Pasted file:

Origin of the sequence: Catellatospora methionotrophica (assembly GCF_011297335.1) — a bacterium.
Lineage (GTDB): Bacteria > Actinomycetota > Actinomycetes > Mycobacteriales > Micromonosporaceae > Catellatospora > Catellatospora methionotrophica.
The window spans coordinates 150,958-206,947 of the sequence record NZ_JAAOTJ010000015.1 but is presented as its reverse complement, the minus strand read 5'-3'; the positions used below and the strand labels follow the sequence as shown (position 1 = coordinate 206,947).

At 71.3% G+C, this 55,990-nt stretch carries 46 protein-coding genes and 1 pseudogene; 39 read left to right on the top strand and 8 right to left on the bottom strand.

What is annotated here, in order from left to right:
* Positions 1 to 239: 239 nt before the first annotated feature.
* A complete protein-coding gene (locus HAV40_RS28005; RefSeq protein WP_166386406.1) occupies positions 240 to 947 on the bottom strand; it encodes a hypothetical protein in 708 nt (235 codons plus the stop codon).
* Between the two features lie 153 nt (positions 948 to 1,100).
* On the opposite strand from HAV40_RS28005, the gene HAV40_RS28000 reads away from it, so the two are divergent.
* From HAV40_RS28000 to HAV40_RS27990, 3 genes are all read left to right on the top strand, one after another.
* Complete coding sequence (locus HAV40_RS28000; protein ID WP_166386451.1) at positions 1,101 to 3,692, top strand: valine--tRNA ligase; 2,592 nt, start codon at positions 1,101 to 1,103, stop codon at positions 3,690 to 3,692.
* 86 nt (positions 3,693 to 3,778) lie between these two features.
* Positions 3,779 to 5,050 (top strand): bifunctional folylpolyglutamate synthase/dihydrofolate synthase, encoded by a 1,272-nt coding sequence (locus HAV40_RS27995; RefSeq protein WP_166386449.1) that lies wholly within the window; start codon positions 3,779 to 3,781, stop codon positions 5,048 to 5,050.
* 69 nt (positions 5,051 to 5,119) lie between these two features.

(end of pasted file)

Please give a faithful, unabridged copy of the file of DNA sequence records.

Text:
Origin of the sequence: Catellatospora methionotrophica (assembly GCF_011297335.1) — a bacterium.
Lineage (GTDB): Bacteria > Actinomycetota > Actinomycetes > Mycobacteriales > Micromonosporaceae > Catellatospora > Catellatospora methionotrophica.
The window spans coordinates 150,958-206,947 of the sequence record NZ_JAAOTJ010000015.1 but is presented as its reverse complement, the minus strand read 5'-3'; the positions used below and the strand labels follow the sequence as shown (position 1 = coordinate 206,947).

At 71.3% G+C, this 55,990-nt stretch carries 46 protein-coding genes and 1 pseudogene; 39 read left to right on the top strand and 8 right to left on the bottom strand.

What is annotated here, in order from left to right:
* Positions 1 to 239: 239 nt before the first annotated feature.
* A complete protein-coding gene (locus HAV40_RS28005; RefSeq protein WP_166386406.1) occupies positions 240 to 947 on the bottom strand; it encodes a hypothetical protein in 708 nt (235 codons plus the stop codon).
* Between the two features lie 153 nt (positions 948 to 1,100).
* On the opposite strand from HAV40_RS28005, the gene HAV40_RS28000 reads away from it, so the two are divergent.
* From HAV40_RS28000 to HAV40_RS27990, 3 genes are all read left to right on the top strand, one after another.
* Complete coding sequence (locus HAV40_RS28000; protein ID WP_166386451.1) at positions 1,101 to 3,692, top strand: valine--tRNA ligase; 2,592 nt, start codon at positions 1,101 to 1,103, stop codon at positions 3,690 to 3,692.
* 86 nt (positions 3,693 to 3,778) lie between these two features.
* Positions 3,779 to 5,050 (top strand): bifunctional folylpolyglutamate synthase/dihydrofolate synthase, encoded by a 1,272-nt coding sequence (locus HAV40_RS27995; RefSeq protein WP_166386449.1) that lies wholly within the window; start codon positions 3,779 to 3,781, stop codon positions 5,048 to 5,050.
* 69 nt (positions 5,051 to 5,119) lie between these two features.